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The influence of dairy products on plasma uric acid in women

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Elevated levels of plasma uric acid have been linked to increased risk of cardiovascular diseases and their complications. As dairy proteins have been found to decrease plasma uric acid without increasing glomerular filtration rate, a sample of postmenopausal women living in Montreal was studied to investigate the nature of this relationship. Participants (158 Roman Catholic nuns) were randomly assigned to one of two test diets for a period of four weeks: the dairy foods group (n=81) consumed approximately 30 grams of dairy protein daily and the dairy-free diet group (n=77) ate no dairy foods at all. Subjects completed two one-day food records, a core questionnaire and a dairy foods diet history; blood specimens were obtained, and blood pressure, height and weight were measured. Average nutrient intakes differed as a consequence of the test diets, with significantly greater intakes of protein, fat, saturated fat, monounsaturated fat, potassium and calcium (p<0.01) in the dairy group after the study period, and lower dietary levels of protein, cholesterol, calcium and retinol (p<0.01) in the dairy-free group. Plasma uric acid was unchanged after the dietary intervention in the dairy group, but increased by 7.8 µmol/1 (p=0.03) in subjects on the dairy-free diet; however, diastolic blood pressure decreased in response to calcium (β=−22.9, SE=10.0,p=0.02) among those whose diet included dairy foods. The study results suggest that proteins of dairy origin may play a role in stabilising or lowering plasma uric acid, and that calcium or other components found in milk products may also reduce diastolic blood pressure. While these findings have implications for dietary prevention to decrease cardiovascular risk in postmenopausal women, further investigations should examine these mechanisms in men over the age of 50 to ascertain whether a similar response would occur.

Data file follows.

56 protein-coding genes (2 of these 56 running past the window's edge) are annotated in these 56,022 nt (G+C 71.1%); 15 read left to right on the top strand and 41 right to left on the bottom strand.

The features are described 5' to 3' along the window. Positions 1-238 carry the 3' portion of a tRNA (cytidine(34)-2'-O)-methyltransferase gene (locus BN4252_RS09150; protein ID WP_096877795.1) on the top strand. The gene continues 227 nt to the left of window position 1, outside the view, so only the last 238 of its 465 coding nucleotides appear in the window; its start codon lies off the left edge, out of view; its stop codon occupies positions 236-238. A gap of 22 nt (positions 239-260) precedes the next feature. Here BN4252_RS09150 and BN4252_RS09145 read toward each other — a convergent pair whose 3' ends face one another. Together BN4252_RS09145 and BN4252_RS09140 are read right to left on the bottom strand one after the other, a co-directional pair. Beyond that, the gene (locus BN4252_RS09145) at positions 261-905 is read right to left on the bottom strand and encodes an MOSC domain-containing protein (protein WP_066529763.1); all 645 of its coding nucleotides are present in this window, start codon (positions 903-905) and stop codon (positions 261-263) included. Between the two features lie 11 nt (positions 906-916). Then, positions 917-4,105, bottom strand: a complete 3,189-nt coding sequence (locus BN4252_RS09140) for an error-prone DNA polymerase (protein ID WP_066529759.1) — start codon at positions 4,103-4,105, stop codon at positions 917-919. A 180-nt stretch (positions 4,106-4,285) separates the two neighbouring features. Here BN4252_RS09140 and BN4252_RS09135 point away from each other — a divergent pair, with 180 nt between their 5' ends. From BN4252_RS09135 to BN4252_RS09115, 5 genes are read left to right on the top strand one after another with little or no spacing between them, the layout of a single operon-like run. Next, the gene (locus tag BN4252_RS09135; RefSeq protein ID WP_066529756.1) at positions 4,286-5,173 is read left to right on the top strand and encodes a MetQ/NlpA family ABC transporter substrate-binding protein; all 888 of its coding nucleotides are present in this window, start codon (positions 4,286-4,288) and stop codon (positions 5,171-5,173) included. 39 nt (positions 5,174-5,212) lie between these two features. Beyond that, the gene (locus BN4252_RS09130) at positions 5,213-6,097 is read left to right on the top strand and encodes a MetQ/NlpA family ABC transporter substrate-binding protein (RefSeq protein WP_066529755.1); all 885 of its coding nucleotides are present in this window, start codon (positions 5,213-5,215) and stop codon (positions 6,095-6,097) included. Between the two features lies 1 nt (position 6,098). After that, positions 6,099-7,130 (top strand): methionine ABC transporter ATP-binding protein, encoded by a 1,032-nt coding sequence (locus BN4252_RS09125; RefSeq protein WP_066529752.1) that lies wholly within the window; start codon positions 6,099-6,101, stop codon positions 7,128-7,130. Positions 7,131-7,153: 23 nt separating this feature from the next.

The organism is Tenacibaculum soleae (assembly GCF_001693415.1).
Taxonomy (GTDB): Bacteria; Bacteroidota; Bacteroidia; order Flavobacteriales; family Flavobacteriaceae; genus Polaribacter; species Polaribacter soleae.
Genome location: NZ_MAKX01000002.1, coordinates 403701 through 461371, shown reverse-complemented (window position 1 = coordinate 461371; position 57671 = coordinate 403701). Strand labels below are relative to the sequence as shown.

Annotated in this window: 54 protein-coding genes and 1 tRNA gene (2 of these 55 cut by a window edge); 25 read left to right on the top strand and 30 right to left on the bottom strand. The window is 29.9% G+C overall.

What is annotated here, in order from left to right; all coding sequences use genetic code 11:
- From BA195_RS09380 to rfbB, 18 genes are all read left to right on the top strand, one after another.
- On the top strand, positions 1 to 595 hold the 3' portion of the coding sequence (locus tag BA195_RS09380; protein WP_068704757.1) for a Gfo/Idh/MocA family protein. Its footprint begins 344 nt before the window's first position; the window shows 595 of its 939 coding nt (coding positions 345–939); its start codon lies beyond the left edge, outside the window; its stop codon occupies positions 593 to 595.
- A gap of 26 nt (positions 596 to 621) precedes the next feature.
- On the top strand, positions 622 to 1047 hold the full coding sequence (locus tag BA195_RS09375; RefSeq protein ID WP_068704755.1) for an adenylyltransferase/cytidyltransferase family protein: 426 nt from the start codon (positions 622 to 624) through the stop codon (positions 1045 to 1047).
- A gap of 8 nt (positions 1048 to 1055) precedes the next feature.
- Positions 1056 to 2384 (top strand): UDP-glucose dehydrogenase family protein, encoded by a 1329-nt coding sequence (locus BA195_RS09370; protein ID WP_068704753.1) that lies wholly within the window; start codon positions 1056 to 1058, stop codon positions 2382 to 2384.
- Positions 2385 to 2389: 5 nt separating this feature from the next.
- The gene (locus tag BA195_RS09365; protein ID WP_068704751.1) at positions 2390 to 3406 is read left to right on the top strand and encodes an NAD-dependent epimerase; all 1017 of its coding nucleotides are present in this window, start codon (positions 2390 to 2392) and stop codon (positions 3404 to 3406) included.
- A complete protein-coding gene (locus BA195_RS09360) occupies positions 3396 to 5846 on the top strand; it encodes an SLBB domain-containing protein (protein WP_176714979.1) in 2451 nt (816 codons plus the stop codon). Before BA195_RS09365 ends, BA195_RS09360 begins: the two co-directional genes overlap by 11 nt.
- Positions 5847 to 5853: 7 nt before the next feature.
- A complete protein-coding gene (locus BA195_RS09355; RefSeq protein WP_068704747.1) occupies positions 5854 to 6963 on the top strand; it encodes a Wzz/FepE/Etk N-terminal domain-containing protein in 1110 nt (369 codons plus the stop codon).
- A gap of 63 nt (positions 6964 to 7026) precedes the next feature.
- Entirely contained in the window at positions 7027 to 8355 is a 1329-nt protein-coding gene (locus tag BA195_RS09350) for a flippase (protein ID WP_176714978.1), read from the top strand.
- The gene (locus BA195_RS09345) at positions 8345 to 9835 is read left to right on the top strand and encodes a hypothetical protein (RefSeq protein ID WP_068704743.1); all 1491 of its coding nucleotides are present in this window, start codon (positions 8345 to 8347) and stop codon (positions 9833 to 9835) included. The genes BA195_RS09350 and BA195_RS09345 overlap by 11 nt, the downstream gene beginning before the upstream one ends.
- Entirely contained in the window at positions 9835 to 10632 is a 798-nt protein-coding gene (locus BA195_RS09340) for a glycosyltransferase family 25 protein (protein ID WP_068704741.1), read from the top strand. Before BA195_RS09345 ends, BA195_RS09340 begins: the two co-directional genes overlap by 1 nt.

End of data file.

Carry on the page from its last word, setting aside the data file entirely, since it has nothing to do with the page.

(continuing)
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Ghadirian, P., Shatenstein, B., Verdy, M. et al. The influence of dairy products on plasma uric acid in women. Eur J Epidemiol 11, 275–281 (1995).

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